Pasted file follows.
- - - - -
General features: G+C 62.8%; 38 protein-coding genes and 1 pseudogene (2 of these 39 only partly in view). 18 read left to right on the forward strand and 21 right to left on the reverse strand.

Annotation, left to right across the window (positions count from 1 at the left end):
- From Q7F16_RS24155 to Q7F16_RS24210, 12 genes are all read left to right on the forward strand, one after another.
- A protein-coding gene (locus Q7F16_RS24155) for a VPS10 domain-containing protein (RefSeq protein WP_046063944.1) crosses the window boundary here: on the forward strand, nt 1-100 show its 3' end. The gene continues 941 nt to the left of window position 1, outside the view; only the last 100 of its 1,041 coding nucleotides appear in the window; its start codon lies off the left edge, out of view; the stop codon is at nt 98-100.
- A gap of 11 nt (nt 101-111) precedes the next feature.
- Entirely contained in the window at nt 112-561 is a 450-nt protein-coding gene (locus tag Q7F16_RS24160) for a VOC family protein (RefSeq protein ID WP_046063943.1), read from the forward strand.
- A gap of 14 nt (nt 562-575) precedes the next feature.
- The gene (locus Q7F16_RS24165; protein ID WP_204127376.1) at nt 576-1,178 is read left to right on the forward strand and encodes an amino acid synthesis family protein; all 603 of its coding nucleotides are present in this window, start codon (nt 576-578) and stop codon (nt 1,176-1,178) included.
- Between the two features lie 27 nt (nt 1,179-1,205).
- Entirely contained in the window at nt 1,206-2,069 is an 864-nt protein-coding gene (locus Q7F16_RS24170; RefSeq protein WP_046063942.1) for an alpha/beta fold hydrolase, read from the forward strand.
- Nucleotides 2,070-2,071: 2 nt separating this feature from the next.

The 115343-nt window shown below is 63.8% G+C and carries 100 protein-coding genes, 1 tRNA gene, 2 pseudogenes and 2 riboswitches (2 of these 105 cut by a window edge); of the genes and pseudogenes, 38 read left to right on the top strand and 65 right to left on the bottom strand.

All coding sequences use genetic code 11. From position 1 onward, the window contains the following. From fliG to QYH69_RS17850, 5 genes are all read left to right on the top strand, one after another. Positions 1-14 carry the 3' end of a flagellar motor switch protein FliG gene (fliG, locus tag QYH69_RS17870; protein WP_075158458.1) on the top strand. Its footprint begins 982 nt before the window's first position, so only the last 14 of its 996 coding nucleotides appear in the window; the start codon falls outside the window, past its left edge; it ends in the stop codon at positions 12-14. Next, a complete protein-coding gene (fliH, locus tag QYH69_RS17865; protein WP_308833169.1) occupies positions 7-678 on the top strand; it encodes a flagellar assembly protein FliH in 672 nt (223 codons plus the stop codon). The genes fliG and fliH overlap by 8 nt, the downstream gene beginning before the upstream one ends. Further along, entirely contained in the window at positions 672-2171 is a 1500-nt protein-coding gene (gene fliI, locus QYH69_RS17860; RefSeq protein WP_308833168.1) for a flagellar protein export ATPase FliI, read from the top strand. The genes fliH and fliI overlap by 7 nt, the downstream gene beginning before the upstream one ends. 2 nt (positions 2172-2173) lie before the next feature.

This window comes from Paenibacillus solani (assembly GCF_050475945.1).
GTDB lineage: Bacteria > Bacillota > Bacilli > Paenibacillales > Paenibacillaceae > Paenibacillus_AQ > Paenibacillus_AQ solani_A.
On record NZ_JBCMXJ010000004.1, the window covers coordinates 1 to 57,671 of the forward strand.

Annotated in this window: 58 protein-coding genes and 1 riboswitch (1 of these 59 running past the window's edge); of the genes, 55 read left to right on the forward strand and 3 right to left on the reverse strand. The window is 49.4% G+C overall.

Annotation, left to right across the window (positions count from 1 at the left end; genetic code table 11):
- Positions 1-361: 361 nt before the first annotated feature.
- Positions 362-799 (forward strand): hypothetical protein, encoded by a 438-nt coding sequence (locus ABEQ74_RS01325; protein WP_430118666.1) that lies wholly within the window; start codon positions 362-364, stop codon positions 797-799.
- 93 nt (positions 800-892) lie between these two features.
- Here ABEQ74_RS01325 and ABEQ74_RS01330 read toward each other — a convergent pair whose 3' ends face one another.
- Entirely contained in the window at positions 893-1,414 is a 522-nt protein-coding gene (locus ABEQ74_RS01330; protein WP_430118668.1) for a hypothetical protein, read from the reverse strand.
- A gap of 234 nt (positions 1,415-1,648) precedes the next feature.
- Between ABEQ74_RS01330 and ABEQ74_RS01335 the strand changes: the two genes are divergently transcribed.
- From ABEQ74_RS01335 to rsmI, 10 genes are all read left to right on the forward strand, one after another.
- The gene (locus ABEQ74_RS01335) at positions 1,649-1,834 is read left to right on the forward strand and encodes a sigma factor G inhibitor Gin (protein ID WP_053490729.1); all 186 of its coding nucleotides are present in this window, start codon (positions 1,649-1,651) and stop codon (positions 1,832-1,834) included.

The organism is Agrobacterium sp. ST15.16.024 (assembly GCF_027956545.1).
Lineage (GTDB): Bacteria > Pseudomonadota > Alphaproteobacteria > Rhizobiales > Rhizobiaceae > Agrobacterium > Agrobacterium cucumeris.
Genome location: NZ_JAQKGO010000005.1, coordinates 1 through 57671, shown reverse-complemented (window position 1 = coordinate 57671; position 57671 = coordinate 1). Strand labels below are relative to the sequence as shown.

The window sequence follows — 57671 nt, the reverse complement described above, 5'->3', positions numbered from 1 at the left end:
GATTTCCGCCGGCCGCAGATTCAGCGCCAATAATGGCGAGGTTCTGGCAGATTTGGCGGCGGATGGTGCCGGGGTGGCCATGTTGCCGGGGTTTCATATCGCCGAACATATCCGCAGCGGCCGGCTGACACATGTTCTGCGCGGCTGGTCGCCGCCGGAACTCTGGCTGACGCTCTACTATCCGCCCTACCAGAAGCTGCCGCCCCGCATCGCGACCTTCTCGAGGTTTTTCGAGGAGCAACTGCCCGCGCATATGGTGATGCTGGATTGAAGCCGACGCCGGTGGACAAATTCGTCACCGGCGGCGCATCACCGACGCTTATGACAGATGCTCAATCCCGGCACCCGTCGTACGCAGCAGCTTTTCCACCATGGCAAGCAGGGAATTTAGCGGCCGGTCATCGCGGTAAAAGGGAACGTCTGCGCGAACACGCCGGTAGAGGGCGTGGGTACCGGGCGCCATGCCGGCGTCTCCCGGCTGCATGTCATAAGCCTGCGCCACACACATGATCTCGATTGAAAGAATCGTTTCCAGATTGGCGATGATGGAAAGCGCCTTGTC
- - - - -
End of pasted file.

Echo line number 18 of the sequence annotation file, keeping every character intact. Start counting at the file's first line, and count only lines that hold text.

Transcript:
Annotation, left to right across the window (positions count from 1 at the left end; genetic code table 11):